Principally concerned with the adventures of two men, one of whom comes y accident to the knowledge that the recipe for making diamonds has been hidden in Minorca by an old alchemist who flourished in he twelfth century. His companion in the quest is one Haigh, an erratic genius as far as music is concerned, and a gentlemanly tramp in all other matters. With them, and opposed to them alternately, is a man of the name of Weems, a most repulsive specimen of humanity, and the meanest little skunk under the sun.
It is a tolerably insane amusement for a foreigner to go tramping over wild fields and valleys in Northern Norway with no other guide than the thing they call an ordnance map and a bit of a pocket-compass. And to do the same without intent to slay the beasts, the birds, or the fish of the country seems, to my way of thinking, even more mad still. Perhaps I am peculiarly constituted, but that's the way it strikes me personally. So I was rather curious to know what make of man it was that did these things.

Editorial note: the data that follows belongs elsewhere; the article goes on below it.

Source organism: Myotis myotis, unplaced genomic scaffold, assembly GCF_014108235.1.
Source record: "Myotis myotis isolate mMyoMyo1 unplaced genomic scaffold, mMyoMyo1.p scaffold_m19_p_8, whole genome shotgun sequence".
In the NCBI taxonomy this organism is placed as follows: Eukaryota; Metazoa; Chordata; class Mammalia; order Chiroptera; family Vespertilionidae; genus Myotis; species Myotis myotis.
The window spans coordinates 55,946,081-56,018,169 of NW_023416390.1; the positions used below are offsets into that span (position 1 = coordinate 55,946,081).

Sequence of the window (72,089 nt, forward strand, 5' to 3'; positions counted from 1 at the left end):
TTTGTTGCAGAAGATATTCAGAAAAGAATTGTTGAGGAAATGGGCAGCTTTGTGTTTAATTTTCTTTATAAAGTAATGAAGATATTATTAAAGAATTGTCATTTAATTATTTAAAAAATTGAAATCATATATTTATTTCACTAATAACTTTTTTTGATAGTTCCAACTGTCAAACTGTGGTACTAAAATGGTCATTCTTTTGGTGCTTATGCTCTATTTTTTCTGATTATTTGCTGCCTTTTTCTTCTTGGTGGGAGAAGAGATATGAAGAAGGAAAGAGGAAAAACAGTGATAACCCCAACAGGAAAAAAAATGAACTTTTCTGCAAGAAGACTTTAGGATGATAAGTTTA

Overnight I had seen little of him that was not heavily shadowed. The stranger preferred to do his own cooking, saying that he was used to it, and had elected to heat his meat at the doorway of the stove. Through this gap little radiance escaped. The only matters illuminated were the slices of venison, the toasting-splinter, and the hands that